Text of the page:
THE BEST OF JODY’S BOX: “YOU FORGOT TO FILL OUT THE EMERGENCY CONTACT BOX”
BY JODY WEISEL
“Jody, come back,” yelled the girl at sign-up. “You forgot to fill out who to contact in case of an emergency on your entry form.”
“I never fill that out,” I said.
“Why not? Don’t you want us to call someone if you get hurt?” said asked.
“No. I don’t want anyone calling Lovely Louella from a racetrack and telling her I’ve been taken away in an ambulance. There’s nothing she can do about it. It will just scare her. I can sort all that out once I get to the hospital. My friends will take care of everything else,” I said.
As luck would have it, I crashed really hard in the second moto that day and ended up having the ambulance guys look at my right thumb and arm. I didn’t get in the ambulance; I just sat on the bumper, and I certainly wasn’t going to take a $1000 ride for a thumb. I’ve had some bad experiences with that thumb. I got it stuck in Jeff Hicks’ rear wheel in the 1980s, and it was cut off in his rear sprocket. The doctors sewed it back on, but it doesn’t bend anymore—and because of that, it has been stitched up several times because it can’t get out of its own way.
The worst thing about my thumb is that I had to change my hold on the handlebars to something much more correct than the way I used in the 1960s and 1970s. My grip may have been technically improved, but only being able to hold the throttle with my fingers negated any advantages. Since my thumb hangs down like the dagger board on a sailboat, it is a magnet for flying rocks.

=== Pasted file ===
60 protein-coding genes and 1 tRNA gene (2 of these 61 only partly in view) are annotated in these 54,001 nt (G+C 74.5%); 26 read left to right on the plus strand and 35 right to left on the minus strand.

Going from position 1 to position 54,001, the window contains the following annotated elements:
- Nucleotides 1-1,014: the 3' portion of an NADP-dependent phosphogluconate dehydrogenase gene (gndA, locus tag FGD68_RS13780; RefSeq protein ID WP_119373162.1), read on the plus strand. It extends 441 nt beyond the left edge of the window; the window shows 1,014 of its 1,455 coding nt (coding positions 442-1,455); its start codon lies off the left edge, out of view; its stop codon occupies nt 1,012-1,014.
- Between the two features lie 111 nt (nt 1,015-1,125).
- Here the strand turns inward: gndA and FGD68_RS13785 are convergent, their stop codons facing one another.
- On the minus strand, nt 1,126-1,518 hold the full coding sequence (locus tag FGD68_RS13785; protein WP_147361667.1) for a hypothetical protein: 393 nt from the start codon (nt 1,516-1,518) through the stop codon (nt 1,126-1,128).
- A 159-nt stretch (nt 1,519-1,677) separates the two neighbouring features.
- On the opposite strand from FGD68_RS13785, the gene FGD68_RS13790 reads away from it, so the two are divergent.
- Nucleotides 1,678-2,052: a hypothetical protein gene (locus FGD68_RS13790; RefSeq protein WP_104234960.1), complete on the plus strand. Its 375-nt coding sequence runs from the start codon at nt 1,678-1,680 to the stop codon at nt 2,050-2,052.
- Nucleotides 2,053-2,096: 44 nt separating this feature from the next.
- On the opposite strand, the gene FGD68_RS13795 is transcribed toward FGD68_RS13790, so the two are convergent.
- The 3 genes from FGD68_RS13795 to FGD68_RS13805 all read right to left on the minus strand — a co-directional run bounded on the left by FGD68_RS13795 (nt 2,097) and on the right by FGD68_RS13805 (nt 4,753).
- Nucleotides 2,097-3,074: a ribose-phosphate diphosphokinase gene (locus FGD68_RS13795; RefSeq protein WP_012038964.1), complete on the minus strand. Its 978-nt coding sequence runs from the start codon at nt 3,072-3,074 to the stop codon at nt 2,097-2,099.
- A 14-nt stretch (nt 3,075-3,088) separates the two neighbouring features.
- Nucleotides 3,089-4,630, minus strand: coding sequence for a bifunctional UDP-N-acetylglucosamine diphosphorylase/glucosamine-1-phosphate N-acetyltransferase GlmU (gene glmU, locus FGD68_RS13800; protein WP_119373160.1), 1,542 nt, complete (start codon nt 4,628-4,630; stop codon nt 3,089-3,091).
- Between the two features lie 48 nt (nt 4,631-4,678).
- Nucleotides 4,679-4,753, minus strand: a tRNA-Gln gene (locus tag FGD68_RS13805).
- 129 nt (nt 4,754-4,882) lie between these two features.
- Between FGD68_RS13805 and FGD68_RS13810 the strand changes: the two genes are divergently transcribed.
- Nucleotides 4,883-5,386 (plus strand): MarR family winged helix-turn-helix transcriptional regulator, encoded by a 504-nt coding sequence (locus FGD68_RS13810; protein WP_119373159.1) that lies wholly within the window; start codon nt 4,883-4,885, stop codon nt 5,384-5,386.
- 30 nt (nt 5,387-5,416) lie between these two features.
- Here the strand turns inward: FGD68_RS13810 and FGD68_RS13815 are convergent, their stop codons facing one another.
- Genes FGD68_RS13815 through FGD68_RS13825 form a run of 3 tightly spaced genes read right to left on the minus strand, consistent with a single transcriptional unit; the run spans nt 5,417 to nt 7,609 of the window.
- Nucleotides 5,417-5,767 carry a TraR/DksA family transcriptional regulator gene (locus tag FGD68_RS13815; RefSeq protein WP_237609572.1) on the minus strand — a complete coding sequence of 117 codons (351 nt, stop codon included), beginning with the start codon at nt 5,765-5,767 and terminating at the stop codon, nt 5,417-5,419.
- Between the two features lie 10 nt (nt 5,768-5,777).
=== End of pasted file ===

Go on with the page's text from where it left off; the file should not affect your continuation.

As the gang headed home after the races to wash the bikes and put them to bed, I told my friends not to tell Louella anything about my crash. But, as I walked from the barn to the house with Louella, she asked, “How hard did you crash?”
“I didn’t crash,” I said. “Why? Who told you that I crashed? I didn’t crash.”
“Nobody,” she said, “but I’m going to call your doctor and have him see you in the morning.”
“TO MY WAY OF THINKING, THERE WAS NO REASON FOR HER TO KNOW, OR TO WORRY, OR TO BABY ME, OR TO MAKE ME GO TO THE DOCTOR FOR
AN INJURY THAT HADN’T TURNED PURPLE YET.”
I was angry. There was no way that she could know about my thumb unless somebody had told her. To my way of thinking, there was no reason for her to know, or to worry, or to baby me, or to make me go to the doctor for an injury that hadn’t turned purple yet.
For the next five days, I was a man on a mission. I accused every friend I had of calling her from the track, probably while the ambulance guys were poking and prodding my right hand. They all denied doing it. Somebody did, but who? I was suspicious of every one of them—and started giving the guilty-looking ones the cold shoulder. I gave them the evil eye every time they had an iPhone in their hands. But, unlike Sherlock Holmes, I couldn’t crack the case. And, I couldn’t ask Louella, because I was still denying that there was anything wrong with my thumb.
Then, on the day before the next weekend’s race, I overheard Louella talking to her mother in the kitchen. “Jody hurt his bad thumb last week,” she said. “He refused to go to the doctor. He said that he was fine, but I know he crashed, even though he and his friends deny it.”
“How do you know?” asked her mother.
“When he walked me back to the house after washing his bike, he opened the back door with his left hand.”
There is no doubt about who is the real Sherlock Holmes in this family.